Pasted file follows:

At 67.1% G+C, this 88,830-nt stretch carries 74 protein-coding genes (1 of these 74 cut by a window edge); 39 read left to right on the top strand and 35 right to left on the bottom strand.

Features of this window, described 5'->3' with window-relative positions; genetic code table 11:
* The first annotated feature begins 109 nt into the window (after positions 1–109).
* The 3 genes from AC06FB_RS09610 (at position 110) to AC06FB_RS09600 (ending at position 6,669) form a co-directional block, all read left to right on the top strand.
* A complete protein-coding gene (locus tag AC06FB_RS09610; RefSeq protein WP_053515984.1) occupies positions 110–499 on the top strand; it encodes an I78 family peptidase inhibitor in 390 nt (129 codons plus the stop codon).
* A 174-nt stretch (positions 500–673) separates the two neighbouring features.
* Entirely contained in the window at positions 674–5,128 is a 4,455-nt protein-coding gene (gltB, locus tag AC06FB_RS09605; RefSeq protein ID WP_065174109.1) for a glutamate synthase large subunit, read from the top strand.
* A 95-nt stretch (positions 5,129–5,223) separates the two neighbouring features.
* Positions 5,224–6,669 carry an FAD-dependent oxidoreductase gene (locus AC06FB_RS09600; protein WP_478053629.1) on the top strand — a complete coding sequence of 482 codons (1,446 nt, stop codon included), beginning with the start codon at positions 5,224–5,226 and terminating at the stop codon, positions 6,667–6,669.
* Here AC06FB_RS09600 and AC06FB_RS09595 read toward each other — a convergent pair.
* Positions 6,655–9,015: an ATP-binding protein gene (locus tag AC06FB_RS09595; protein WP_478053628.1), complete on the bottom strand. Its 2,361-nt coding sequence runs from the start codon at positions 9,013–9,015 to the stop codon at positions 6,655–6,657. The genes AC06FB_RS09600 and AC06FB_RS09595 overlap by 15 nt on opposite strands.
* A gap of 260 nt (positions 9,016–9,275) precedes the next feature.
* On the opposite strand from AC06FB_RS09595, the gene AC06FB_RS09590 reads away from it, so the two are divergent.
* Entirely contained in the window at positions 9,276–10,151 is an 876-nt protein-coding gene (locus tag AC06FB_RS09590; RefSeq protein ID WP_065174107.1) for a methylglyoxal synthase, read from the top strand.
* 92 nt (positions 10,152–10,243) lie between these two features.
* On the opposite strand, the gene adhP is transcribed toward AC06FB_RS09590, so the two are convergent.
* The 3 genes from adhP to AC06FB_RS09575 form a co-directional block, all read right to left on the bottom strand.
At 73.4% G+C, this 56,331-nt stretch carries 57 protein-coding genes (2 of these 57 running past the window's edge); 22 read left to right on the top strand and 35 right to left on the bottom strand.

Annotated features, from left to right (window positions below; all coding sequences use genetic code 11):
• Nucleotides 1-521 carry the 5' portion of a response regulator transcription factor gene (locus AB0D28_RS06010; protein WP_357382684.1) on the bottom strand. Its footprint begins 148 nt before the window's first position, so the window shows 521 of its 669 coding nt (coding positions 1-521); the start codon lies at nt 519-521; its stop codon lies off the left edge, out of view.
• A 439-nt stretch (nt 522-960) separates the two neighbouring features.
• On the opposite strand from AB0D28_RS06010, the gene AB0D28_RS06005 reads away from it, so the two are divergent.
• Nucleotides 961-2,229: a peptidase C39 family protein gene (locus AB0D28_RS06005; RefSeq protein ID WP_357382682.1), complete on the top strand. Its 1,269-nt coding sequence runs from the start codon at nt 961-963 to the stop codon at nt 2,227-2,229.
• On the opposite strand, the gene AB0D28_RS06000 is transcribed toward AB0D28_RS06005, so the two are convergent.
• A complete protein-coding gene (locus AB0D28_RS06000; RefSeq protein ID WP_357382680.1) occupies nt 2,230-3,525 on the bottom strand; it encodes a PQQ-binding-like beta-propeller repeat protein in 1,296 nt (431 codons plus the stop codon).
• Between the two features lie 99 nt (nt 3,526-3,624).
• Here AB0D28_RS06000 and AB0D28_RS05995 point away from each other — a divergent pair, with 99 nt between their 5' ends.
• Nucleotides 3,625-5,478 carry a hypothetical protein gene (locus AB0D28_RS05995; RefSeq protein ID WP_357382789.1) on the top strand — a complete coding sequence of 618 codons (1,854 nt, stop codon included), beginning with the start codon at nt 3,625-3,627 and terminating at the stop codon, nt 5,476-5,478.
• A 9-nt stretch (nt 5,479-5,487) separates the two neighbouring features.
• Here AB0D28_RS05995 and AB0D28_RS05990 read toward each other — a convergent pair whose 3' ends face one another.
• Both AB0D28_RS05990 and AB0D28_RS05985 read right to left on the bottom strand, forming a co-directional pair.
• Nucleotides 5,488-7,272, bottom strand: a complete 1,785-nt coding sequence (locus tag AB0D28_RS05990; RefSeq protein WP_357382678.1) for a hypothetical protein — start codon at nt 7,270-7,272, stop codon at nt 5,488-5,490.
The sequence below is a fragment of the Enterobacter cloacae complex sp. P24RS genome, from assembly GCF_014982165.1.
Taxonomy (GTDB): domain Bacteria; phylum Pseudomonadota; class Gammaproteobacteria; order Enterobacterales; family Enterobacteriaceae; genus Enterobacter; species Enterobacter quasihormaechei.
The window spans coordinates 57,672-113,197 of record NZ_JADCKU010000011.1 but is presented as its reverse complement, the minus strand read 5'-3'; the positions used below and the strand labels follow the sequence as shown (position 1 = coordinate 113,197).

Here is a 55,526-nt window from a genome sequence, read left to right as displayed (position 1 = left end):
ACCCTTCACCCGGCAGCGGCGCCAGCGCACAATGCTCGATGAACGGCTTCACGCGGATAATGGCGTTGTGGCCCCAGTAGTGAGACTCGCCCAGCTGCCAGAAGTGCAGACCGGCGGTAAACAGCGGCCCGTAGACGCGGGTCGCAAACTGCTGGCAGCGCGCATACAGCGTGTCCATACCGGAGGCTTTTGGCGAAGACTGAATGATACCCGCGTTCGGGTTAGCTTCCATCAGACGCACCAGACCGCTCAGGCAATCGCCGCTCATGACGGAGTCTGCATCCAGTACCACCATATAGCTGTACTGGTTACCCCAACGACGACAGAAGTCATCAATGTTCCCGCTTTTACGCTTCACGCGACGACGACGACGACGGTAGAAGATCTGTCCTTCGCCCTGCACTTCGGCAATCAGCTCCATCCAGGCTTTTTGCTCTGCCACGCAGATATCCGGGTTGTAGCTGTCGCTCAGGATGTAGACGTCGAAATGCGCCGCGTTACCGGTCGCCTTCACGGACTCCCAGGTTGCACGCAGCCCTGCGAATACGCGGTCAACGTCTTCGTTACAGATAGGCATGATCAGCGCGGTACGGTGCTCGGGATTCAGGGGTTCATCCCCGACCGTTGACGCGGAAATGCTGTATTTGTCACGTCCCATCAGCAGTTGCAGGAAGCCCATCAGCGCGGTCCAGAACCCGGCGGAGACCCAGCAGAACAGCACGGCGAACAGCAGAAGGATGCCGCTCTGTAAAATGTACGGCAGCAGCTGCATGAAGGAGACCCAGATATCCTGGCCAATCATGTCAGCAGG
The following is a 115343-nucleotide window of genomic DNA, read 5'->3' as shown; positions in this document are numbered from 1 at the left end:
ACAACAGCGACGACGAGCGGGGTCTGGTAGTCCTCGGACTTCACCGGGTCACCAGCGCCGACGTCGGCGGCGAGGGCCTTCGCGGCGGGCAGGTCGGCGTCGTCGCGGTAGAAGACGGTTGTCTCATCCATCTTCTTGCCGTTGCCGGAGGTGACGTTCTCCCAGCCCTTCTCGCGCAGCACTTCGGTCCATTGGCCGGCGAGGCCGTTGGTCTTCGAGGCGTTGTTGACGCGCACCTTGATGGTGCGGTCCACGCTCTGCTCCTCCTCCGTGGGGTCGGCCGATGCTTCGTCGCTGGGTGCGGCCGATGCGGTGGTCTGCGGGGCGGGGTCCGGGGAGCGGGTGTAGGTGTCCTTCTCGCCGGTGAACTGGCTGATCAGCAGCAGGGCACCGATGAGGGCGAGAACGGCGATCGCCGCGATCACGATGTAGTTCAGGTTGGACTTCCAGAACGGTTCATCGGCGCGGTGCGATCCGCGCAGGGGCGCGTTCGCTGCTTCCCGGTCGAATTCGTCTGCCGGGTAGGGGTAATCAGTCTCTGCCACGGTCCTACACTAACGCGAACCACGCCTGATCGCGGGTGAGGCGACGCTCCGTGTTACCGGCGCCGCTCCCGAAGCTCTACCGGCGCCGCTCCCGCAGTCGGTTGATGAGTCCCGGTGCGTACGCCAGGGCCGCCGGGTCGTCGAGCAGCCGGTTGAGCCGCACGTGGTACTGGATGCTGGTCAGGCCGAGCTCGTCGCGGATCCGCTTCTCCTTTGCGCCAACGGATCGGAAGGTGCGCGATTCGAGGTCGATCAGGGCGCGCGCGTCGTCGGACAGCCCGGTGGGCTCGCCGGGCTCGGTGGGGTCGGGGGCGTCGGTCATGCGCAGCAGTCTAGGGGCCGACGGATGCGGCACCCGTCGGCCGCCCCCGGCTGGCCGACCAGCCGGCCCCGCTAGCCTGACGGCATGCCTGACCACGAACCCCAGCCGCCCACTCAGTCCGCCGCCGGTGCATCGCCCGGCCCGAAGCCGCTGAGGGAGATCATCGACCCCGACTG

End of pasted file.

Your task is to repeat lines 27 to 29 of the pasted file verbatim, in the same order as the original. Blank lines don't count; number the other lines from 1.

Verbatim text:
• Here AB0D28_RS06000 and AB0D28_RS05995 point away from each other — a divergent pair, with 99 nt between their 5' ends.
• Nucleotides 3,625-5,478 carry a hypothetical protein gene (locus AB0D28_RS05995; RefSeq protein ID WP_357382789.1) on the top strand — a complete coding sequence of 618 codons (1,854 nt, stop codon included), beginning with the start codon at nt 3,625-3,627 and terminating at the stop codon, nt 5,476-5,478.
• A 9-nt stretch (nt 5,479-5,487) separates the two neighbouring features.